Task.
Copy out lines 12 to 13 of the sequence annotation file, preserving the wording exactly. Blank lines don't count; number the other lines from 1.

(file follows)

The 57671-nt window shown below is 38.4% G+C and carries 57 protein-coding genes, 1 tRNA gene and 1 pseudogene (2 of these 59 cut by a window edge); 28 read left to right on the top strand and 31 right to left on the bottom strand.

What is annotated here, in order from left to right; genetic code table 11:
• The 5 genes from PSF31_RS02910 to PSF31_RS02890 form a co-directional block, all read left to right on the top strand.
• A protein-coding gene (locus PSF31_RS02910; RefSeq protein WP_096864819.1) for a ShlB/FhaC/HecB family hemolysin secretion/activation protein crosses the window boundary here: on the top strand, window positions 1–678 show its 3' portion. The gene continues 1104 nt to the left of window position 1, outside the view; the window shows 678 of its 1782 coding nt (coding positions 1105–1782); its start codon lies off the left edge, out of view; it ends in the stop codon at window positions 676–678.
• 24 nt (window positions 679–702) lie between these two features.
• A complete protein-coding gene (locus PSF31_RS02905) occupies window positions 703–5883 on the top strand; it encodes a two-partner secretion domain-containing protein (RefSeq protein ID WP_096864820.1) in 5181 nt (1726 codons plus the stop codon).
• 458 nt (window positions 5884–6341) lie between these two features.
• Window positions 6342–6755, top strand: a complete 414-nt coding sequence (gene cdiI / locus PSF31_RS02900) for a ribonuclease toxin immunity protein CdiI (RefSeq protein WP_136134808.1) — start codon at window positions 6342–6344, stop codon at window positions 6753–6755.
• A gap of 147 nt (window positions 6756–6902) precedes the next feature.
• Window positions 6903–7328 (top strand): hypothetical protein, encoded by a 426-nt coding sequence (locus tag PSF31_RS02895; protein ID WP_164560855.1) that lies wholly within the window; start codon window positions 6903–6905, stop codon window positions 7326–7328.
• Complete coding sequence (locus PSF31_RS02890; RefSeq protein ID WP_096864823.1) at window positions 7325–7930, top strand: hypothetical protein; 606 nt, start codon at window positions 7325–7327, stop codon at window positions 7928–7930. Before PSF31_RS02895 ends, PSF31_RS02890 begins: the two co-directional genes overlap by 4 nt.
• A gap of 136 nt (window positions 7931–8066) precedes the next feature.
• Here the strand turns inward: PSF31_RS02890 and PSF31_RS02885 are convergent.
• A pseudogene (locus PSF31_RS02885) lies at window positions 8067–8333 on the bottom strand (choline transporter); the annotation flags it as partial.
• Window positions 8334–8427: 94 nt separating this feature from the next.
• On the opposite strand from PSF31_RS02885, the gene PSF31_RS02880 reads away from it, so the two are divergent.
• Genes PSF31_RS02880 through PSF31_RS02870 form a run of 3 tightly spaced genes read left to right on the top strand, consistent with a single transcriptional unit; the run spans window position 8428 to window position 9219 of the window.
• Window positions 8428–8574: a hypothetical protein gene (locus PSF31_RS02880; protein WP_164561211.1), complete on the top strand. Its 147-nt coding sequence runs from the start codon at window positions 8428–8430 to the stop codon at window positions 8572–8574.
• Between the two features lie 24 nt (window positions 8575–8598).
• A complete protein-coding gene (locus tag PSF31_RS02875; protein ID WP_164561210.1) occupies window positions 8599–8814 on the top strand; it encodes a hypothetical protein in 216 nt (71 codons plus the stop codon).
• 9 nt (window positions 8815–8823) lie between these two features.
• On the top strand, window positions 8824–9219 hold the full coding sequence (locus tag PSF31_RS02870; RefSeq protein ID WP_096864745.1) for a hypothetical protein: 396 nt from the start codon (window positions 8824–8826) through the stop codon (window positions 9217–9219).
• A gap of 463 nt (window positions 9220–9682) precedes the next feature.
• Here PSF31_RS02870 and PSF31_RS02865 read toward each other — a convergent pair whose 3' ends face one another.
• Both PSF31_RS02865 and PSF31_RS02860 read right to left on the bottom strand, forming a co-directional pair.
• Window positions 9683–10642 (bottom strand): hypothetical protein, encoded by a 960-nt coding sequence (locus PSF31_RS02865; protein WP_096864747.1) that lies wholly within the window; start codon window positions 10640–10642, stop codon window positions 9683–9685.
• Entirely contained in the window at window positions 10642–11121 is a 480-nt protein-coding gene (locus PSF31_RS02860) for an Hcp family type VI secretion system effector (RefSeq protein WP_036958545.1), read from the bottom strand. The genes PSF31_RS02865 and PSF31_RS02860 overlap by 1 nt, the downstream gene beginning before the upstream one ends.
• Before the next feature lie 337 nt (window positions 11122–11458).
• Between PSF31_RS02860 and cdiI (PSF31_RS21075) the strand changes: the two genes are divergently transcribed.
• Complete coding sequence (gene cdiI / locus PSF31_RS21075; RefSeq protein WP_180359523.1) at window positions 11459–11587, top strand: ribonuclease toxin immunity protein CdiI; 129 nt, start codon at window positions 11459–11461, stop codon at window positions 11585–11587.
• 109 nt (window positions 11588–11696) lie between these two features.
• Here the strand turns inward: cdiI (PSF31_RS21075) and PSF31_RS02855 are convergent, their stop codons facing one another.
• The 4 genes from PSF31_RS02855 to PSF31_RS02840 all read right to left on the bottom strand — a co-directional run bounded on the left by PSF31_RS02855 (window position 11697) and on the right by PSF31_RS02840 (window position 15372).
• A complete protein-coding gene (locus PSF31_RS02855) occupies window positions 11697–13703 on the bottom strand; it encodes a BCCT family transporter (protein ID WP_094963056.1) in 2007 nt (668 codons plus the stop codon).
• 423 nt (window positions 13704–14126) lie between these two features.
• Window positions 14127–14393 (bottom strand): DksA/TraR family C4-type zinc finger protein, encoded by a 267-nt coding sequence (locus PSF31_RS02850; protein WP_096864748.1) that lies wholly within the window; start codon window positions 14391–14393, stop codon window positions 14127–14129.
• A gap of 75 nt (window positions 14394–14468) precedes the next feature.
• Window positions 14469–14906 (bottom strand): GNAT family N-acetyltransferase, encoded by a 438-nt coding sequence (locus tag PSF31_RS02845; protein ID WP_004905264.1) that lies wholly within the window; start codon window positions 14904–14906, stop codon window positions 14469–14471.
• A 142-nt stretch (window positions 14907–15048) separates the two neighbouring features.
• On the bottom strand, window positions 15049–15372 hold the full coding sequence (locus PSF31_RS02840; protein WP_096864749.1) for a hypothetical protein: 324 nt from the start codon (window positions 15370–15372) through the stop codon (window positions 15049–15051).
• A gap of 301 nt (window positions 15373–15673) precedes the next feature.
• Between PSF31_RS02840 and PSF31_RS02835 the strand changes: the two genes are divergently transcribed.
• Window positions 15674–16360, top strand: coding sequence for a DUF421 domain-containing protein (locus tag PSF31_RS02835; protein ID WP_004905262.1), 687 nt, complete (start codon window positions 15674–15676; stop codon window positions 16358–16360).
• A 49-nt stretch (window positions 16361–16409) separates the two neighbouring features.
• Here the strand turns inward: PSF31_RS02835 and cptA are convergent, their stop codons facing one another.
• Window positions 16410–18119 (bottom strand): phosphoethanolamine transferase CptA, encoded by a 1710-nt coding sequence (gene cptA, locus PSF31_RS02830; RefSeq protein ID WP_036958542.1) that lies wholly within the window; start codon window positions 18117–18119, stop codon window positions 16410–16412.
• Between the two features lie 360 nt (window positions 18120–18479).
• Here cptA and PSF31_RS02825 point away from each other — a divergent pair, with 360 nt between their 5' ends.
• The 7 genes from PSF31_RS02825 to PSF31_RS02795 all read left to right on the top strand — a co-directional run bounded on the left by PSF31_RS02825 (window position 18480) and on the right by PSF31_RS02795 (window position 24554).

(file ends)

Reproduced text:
• A gap of 136 nt (window positions 7931–8066) precedes the next feature.
• Here the strand turns inward: PSF31_RS02890 and PSF31_RS02885 are convergent.